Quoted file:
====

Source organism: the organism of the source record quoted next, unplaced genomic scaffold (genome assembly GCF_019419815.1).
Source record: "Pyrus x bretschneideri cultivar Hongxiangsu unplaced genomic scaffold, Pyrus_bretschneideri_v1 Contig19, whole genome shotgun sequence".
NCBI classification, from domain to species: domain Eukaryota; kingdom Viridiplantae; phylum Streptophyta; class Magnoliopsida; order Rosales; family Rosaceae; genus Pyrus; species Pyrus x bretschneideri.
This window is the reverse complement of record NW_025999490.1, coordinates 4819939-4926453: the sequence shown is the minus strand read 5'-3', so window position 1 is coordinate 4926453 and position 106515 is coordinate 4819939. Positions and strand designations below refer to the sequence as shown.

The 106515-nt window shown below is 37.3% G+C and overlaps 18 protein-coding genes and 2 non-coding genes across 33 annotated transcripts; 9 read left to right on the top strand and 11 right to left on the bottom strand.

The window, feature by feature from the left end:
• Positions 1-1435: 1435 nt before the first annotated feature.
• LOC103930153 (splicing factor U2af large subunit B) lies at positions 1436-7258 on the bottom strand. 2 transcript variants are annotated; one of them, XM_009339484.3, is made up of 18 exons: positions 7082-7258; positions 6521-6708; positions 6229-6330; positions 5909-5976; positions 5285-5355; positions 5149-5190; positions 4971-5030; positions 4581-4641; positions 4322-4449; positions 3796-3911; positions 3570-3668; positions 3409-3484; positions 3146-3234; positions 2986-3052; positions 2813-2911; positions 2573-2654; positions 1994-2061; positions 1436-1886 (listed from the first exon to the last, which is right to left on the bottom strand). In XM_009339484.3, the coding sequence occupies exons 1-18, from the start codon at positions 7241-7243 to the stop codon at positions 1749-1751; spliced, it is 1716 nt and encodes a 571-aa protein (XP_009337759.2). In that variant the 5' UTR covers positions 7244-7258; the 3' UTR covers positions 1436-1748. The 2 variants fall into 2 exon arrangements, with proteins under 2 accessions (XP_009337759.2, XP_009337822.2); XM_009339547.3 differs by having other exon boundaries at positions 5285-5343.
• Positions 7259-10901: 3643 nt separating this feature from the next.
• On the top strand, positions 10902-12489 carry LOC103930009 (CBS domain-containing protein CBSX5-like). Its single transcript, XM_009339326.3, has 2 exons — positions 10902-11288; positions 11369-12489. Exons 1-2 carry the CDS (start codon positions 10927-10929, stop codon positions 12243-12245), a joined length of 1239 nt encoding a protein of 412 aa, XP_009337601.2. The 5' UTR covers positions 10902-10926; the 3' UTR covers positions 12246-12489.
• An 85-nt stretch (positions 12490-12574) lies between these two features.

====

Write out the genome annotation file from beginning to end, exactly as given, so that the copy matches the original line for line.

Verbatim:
Source organism: the organism of the source record quoted next, unplaced genomic scaffold (genome assembly GCF_019419815.1).
Source record: "Pyrus x bretschneideri cultivar Hongxiangsu unplaced genomic scaffold, Pyrus_bretschneideri_v1 Contig19, whole genome shotgun sequence".
NCBI classification, from domain to species: domain Eukaryota; kingdom Viridiplantae; phylum Streptophyta; class Magnoliopsida; order Rosales; family Rosaceae; genus Pyrus; species Pyrus x bretschneideri.
This window is the reverse complement of record NW_025999490.1, coordinates 4819939-4926453: the sequence shown is the minus strand read 5'-3', so window position 1 is coordinate 4926453 and position 106515 is coordinate 4819939. Positions and strand designations below refer to the sequence as shown.

The 106515-nt window shown below is 37.3% G+C and overlaps 18 protein-coding genes and 2 non-coding genes across 33 annotated transcripts; 9 read left to right on the top strand and 11 right to left on the bottom strand.

The window, feature by feature from the left end:
• Positions 1-1435: 1435 nt before the first annotated feature.
• LOC103930153 (splicing factor U2af large subunit B) lies at positions 1436-7258 on the bottom strand. 2 transcript variants are annotated; one of them, XM_009339484.3, is made up of 18 exons: positions 7082-7258; positions 6521-6708; positions 6229-6330; positions 5909-5976; positions 5285-5355; positions 5149-5190; positions 4971-5030; positions 4581-4641; positions 4322-4449; positions 3796-3911; positions 3570-3668; positions 3409-3484; positions 3146-3234; positions 2986-3052; positions 2813-2911; positions 2573-2654; positions 1994-2061; positions 1436-1886 (listed from the first exon to the last, which is right to left on the bottom strand). In XM_009339484.3, the coding sequence occupies exons 1-18, from the start codon at positions 7241-7243 to the stop codon at positions 1749-1751; spliced, it is 1716 nt and encodes a 571-aa protein (XP_009337759.2). In that variant the 5' UTR covers positions 7244-7258; the 3' UTR covers positions 1436-1748. The 2 variants fall into 2 exon arrangements, with proteins under 2 accessions (XP_009337759.2, XP_009337822.2); XM_009339547.3 differs by having other exon boundaries at positions 5285-5343.
• Positions 7259-10901: 3643 nt separating this feature from the next.
• On the top strand, positions 10902-12489 carry LOC103930009 (CBS domain-containing protein CBSX5-like). Its single transcript, XM_009339326.3, has 2 exons — positions 10902-11288; positions 11369-12489. Exons 1-2 carry the CDS (start codon positions 10927-10929, stop codon positions 12243-12245), a joined length of 1239 nt encoding a protein of 412 aa, XP_009337601.2. The 5' UTR covers positions 10902-10926; the 3' UTR covers positions 12246-12489.
• An 85-nt stretch (positions 12490-12574) lies between these two features.